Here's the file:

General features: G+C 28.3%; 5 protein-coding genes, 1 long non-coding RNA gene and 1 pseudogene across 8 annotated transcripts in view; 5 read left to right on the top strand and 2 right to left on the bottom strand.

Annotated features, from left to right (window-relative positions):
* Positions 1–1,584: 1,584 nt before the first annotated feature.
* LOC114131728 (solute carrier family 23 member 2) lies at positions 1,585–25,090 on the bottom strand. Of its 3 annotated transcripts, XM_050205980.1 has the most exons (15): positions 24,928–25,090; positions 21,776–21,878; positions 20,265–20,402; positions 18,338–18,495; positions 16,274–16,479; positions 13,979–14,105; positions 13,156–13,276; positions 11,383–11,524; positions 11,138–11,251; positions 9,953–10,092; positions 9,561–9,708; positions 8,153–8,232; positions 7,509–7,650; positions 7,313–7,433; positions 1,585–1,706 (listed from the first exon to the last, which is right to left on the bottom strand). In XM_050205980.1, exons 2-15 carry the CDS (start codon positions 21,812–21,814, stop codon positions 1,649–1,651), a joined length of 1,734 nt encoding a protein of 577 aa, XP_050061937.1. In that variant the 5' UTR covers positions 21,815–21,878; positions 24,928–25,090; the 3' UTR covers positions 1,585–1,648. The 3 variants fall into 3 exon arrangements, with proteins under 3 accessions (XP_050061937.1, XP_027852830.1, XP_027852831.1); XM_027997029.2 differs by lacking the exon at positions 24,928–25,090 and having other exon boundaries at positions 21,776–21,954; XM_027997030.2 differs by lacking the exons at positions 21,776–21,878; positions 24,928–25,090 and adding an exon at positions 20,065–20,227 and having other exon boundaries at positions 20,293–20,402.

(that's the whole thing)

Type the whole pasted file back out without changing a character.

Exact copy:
General features: G+C 28.3%; 5 protein-coding genes, 1 long non-coding RNA gene and 1 pseudogene across 8 annotated transcripts in view; 5 read left to right on the top strand and 2 right to left on the bottom strand.

Annotated features, from left to right (window-relative positions):
* Positions 1–1,584: 1,584 nt before the first annotated feature.
* LOC114131728 (solute carrier family 23 member 2) lies at positions 1,585–25,090 on the bottom strand. Of its 3 annotated transcripts, XM_050205980.1 has the most exons (15): positions 24,928–25,090; positions 21,776–21,878; positions 20,265–20,402; positions 18,338–18,495; positions 16,274–16,479; positions 13,979–14,105; positions 13,156–13,276; positions 11,383–11,524; positions 11,138–11,251; positions 9,953–10,092; positions 9,561–9,708; positions 8,153–8,232; positions 7,509–7,650; positions 7,313–7,433; positions 1,585–1,706 (listed from the first exon to the last, which is right to left on the bottom strand). In XM_050205980.1, exons 2-15 carry the CDS (start codon positions 21,812–21,814, stop codon positions 1,649–1,651), a joined length of 1,734 nt encoding a protein of 577 aa, XP_050061937.1. In that variant the 5' UTR covers positions 21,815–21,878; positions 24,928–25,090; the 3' UTR covers positions 1,585–1,648. The 3 variants fall into 3 exon arrangements, with proteins under 3 accessions (XP_050061937.1, XP_027852830.1, XP_027852831.1); XM_027997029.2 differs by lacking the exon at positions 24,928–25,090 and having other exon boundaries at positions 21,776–21,954; XM_027997030.2 differs by lacking the exons at positions 21,776–21,878; positions 24,928–25,090 and adding an exon at positions 20,065–20,227 and having other exon boundaries at positions 20,293–20,402.